The iExec solution: the Decentralized Oracle (dOracle)

For two years iExec has been working on the design of the Proof of Contribution protocol, which provides a flexible and highly robust solution to the problem of off-chain computation. At its core it is a simple Schelling game between off-chain computation providers (Workers): a given number of Workers are randomly chosen in a much bigger group, and are assigned the same computation. Each of them proposes a result, and the result that is proposed by the biggest number of workers is taken as the overall computation result (see PoCo documentation for more details).

The PoCo is both flexible and robust: the trust level for the computation (e.g. for the Oracle update in the dOracle case) can be set arbitrarily, and determines the number of replications. It also includes a coherent on-chain incentive mechanism, that protects the whole system against any (financially sustainable) attack. Last but not least, it is cheap and scalable: the more Workers join the iExec platform, the more secure and the cheaper running a dOracle will be. iExec dOracle relies on random sampling among all the Workers on the iExec platform, along with an on-chain consensus algorithm and an integrated trust score system to make an attack on the dOracle result exponentially expensive.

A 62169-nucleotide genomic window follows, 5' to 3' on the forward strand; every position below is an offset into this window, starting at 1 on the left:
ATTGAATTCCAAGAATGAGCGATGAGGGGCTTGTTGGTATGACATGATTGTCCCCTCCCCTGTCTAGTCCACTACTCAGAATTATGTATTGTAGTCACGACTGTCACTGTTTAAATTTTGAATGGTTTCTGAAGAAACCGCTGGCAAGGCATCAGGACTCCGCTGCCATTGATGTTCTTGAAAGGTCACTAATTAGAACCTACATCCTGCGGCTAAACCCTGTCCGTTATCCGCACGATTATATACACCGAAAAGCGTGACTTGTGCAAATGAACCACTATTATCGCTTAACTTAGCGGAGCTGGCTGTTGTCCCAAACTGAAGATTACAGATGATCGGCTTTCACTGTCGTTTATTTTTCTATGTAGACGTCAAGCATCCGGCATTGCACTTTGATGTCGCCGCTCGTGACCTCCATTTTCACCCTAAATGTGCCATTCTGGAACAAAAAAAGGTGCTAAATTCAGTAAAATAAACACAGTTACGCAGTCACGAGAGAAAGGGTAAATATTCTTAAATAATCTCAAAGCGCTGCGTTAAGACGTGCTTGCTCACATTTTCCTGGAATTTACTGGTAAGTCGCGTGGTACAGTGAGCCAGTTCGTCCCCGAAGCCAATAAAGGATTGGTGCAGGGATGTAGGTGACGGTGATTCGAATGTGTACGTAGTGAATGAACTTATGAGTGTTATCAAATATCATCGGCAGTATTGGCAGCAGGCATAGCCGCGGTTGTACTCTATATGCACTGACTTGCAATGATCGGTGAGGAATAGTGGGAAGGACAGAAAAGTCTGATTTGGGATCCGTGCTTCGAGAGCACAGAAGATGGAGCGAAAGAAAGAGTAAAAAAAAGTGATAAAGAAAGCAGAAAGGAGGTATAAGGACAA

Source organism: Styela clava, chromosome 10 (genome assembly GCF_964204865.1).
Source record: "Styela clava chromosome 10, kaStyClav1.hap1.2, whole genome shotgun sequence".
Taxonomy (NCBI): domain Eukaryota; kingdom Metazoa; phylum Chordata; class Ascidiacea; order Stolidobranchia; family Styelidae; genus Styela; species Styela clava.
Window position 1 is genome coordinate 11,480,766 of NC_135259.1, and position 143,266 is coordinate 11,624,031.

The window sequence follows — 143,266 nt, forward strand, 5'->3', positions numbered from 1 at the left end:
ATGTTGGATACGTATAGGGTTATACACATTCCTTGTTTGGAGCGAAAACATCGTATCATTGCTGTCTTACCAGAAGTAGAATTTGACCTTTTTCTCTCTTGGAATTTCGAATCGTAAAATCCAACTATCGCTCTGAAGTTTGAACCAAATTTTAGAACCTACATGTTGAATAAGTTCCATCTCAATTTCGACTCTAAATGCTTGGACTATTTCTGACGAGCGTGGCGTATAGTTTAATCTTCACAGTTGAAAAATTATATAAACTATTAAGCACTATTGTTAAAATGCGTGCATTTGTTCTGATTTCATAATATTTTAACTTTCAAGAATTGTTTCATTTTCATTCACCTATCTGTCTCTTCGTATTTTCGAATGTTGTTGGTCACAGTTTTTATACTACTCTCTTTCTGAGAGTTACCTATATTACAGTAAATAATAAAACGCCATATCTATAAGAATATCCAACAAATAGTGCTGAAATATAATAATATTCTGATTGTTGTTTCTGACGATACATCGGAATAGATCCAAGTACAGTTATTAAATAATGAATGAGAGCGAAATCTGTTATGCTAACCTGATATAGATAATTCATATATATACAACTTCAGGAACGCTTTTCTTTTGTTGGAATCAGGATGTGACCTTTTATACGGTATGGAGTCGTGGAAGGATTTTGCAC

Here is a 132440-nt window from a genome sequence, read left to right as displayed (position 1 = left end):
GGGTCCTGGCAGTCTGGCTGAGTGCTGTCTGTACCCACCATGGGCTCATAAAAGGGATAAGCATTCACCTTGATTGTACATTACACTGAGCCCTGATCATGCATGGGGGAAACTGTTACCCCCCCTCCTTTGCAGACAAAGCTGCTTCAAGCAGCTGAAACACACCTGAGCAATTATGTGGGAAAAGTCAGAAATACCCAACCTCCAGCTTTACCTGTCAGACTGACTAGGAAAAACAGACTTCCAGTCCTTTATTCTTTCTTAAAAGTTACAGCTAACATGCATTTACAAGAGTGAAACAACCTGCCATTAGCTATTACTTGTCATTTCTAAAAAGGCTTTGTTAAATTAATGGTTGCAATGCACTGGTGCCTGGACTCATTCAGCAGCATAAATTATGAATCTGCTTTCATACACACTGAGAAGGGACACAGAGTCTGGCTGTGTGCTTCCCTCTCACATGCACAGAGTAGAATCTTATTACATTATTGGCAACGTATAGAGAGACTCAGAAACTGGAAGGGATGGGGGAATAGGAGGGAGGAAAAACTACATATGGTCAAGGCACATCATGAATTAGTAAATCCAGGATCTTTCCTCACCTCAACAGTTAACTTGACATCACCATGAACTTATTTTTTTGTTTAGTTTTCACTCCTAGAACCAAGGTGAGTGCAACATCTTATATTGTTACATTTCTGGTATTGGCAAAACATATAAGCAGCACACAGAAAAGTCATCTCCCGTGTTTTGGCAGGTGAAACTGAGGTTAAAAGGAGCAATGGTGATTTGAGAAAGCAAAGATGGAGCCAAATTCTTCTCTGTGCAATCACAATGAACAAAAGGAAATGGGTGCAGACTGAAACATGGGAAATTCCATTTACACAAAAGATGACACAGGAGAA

iExec dOracle builds on top of the decentralized cloud computing platform developed by iExec to allow developers to easily create robust and secure decentralized oracle. Building an Oracle with iExec is therefore extremely simple: just create a dApp with the logic of the Oracle (querying an API, processing different results into a final one); the iExec platform will automatically replicate it across many different workers; then the PoCo will realize a consensus on the different values. The whole process is simple and as secure as you wish - provided enough money is paid for each execution / oracle update.

Why you should use iExec dOracle